It was recently pointed out to me that an alternative to cron exists, namely systemd timers.

However, I know nothing about systemd or systemd timers. I have only used cron.

There is a little discussion in the Arch Wiki. However, I'm looking for a detailed comparison between cron and systemd timers, focusing on pros and cons. I use Debian, but I would like a general comparison for all systems for which these two alternatives are available. This set may include only Linux distributions.

Here is what I know.

Cron is very old, going back to the late 1970s. The original author of cron is Ken Thompson, the creator of Unix. Vixie cron, of which the crons in modern Linux distributions are direct descendants, dates from 1987.

Systemd is much newer, and somewhat controversial. Wikipedia tells me its initial release was 30 March 2010.

So, my current list of advantages of cron over systemd timers is:

  1. Cron is guaranteed to be in any Unix-like system, in the sense of being an installable supported piece of software. That is not going to change. In contrast, systemd may or may not remain in Linux distributions in the future. It is mainly an init system, and may be replaced by a different init system.

  2. Cron is simple to use. Definitely simpler than systemd timers.

The corresponding list of advantages of systemd timers over cron is:

  1. Systemd timers may be more flexible and capable. But I'd like examples of that.

So, to summarise, here are some things it would be good to see in an answer:

  1. A detailed comparison of cron vs systemd timers, including pros and cons of using each.
  2. Examples of things one can do that the other cannot.
  3. At least one side-by-side comparison of a cron script vs a systemd timers script.
  • 6
    "Cron is guaranteed to be in any Unix-like system. That is not going to change." – I would strongly debate this. While historically cron has often been included in the base setup of Unix installations, on most systems today it's simply an arbitrary optional software package among others. In fact, there are several popular cron alternatives around (e.g. anacron, fcron, jobber) which may be preferable to cron. cron's functionality is not essential for a system's operation the way systemd or init is, so if you're concerned about current and future portability, I'd rather not place my bets on it.
    – Guido
    Commented Apr 23, 2016 at 13:52
  • 3
    @Guido I just meant that it is guaranteed to be available for installation. I didn't men to say it was guaranteed to be installed on any given Unix-like system, though this is probably the case most of the time. On Debian, at least, cron has priority important, though it doesn't try very hard to stop me from removing it. The only thing my system has that actually depends on it is munin, which is a little surprising. Commented Apr 23, 2016 at 14:39
  • 8
    That's quite a list of things you want in an answer. I think maybe you should spend some time learning the tools yourself and see if you can formulate those answers on your own, and if you have specific things you don't understand, ask them here.
    – larsks
    Commented Apr 23, 2016 at 14:56
  • 2
    @larsks It's intended as a reference. In case that wasn't already clear. Commented Apr 23, 2016 at 15:09
  • Regarding “one side-by-side comparison of a cron script vs a systemd timers script”: could you hand out at least one use case? Commented Jan 26, 2022 at 4:00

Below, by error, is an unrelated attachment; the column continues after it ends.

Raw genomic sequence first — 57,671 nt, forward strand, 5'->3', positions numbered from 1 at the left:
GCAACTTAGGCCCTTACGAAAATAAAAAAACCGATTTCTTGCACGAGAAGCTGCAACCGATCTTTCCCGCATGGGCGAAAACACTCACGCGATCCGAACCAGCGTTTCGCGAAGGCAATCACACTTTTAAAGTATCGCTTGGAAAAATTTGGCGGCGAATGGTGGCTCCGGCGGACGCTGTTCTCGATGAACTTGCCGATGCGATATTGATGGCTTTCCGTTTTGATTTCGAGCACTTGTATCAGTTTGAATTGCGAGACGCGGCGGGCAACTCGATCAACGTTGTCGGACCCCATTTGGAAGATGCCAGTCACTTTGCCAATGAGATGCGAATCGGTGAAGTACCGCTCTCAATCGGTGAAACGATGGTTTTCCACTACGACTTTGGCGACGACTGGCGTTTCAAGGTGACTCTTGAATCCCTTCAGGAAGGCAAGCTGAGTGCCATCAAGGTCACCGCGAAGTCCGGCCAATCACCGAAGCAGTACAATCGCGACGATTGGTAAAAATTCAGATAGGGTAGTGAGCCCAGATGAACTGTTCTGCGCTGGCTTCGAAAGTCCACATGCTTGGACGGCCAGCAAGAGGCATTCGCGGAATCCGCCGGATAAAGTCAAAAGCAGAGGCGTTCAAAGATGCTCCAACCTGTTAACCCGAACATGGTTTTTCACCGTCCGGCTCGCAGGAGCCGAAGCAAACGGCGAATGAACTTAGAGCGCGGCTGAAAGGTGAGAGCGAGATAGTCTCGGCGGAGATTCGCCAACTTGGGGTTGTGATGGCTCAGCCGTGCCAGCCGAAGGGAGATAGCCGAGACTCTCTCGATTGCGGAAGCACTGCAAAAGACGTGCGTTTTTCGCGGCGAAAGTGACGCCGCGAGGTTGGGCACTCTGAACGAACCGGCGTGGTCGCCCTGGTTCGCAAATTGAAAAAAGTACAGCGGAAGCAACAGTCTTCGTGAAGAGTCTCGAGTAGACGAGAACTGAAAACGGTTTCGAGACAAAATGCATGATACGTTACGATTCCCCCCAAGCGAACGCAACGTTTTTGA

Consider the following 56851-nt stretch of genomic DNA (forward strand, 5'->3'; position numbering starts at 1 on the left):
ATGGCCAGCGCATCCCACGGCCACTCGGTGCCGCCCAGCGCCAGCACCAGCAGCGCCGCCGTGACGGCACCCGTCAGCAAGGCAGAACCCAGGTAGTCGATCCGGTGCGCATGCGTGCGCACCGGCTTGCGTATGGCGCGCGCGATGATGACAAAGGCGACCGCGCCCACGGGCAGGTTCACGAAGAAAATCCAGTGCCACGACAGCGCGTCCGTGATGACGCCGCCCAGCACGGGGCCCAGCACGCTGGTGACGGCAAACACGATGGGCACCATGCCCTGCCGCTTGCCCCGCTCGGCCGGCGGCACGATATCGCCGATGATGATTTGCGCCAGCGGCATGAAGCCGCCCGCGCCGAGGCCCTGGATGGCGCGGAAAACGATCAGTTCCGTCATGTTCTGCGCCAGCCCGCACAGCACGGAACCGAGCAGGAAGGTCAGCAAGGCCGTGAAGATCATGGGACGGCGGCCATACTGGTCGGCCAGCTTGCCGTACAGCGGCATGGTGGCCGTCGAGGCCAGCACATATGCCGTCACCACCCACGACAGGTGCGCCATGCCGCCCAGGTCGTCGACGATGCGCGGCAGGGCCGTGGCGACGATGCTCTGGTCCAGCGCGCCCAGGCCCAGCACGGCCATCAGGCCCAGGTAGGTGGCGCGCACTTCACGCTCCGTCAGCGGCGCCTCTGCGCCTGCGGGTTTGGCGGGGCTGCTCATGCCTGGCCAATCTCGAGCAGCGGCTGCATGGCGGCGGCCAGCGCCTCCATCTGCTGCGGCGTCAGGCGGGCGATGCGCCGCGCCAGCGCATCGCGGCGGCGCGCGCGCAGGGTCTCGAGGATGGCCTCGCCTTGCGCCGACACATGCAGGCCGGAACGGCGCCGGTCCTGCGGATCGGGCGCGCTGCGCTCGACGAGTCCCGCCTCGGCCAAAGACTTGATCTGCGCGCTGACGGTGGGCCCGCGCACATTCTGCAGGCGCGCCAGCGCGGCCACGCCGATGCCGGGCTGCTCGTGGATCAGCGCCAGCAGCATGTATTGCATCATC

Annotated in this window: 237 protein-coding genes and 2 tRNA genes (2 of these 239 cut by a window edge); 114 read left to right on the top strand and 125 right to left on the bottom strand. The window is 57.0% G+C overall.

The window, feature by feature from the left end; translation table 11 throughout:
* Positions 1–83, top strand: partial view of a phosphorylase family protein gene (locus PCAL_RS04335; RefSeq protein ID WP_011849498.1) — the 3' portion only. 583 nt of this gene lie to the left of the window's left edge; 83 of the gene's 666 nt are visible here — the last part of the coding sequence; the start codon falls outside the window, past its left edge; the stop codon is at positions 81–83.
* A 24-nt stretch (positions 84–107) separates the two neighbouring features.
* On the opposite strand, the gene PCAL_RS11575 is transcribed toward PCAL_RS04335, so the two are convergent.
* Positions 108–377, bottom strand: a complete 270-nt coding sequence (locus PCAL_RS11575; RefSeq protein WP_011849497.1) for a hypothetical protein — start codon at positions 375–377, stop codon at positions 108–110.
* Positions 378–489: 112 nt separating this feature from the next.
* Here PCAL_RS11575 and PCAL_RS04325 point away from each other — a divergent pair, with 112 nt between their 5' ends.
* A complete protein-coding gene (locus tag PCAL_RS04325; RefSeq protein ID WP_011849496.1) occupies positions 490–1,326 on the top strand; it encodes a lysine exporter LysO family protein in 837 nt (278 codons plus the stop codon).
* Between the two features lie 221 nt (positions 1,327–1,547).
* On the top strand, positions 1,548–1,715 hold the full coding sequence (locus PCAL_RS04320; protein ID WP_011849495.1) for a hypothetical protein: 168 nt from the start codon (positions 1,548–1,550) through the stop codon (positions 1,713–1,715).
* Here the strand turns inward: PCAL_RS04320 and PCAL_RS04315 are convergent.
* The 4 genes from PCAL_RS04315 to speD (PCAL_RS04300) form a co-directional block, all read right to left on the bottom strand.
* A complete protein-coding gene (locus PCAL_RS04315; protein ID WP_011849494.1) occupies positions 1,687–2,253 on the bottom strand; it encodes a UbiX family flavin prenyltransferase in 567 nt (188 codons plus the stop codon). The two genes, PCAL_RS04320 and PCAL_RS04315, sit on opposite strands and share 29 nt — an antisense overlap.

4 Answers 4


Here are some points about those two:

  1. checking what your cron job really does can be kind of a mess, but all systemd timer events are carefully logged in systemd journal like the other systemd units based on the event that makes things much easier.

  2. systemd timers are systemd services with all their capabilities for resource management, IO CPU scheduling, ...
    There is a list :

    • systemcall filters
    • user/group ids
    • membershipcontrols
    • nice value
    • OOM score
    • IO scheduling class and priority
    • CPU scheduling policy CPU
    • affinity umask
    • timer slacks
    • secure bits
    • network access and ,...
  3. with the dependencies option just like other systemd services there can be dependencies on activation time.

  4. Units can be activated in different ways, also combination of them can be configured. services can be started and triggered by different events like user, boot, hardware state changes or for example 5mins after some hardware plugged and ,...

  5. much easier configuration some files and straight forward tags to do variety of customizations based on your needs with systemd timers.

  6. Easily enable/disable the whole thing with:

    systemctl enable/disable 

    and kill all the job's children with:

    systemctl start/stop
  7. systemd timers can be scheduled with calenders and monotonic times, which can be really useful in case of different timezones and ,...

  8. systemd time events (calendar) are more accurate than cron (seems 1s precision)

  9. systemd time events are more meaningful, for those recurring ones or even those that should occur once, here is an example from the document:

    Sat,Thu,Mon-Wed,Sat-Sun → Mon-Thu,Sat,Sun *-*-*00:00:00
      Mon,Sun 12-*-* 2,1:23 → Mon,Sun 2012-*-* 01,02:23:00
                    Wed *-1 → Wed *-*-01 00:00:00
            Wed-Wed,Wed *-1 → Wed *-*-01 00:00:00
                 Wed, 17:48 → Wed *-*-* 17:48:00 
  10. From the CPU usage view point systemd timer wakes the CPU on the elapsed time but cron does that more often.

  11. Timer events can be scheduled based on finish times of executions some delays can be set between executions.

  12. The communication with other programs is also notable sometimes it's needed for some other programs to know timers and the state of their tasks.

  • 5
    That's a good effort, thank you. However, more direct comparisons with cron would be helpful, including an example. Also, some of what you write is not completely clear, e.g. "from the CPU usage view point systemd timer wakes the CPU on the elapsed time but cron does that more often." Commented May 5, 2016 at 8:49
  • Hello, @F.sb ! Your answer seems to imply that you can schedule jobs using different time zones. Is this correct? How would you do that? It would be a significant advantage over standard implementations of cron, but I couldn't find any info about it, except for man systemd.time which seems to contradict it: Non-local timezones except for UTC are not supported.
    – Tad Lispy
    Commented May 24, 2017 at 15:48
  • The dependencies are handy. For example if the host backup runs as a systemd timer then you can use dependencies to ensure that a database export completes immediately prior to the backup.
    – vk5tu
    Commented Nov 22, 2017 at 11:17
  • 3
    @jasper dear i use both of them based on my needs, and it's always your choice to choose one based on your needs, i just mentioned some facts based on docs and manuals.
    – FargolK
    Commented Dec 6, 2017 at 9:30

Straight from the horse's mouth, so to speak: https://wiki.archlinux.org/index.php/Systemd/Timers#As_a_cron_replacement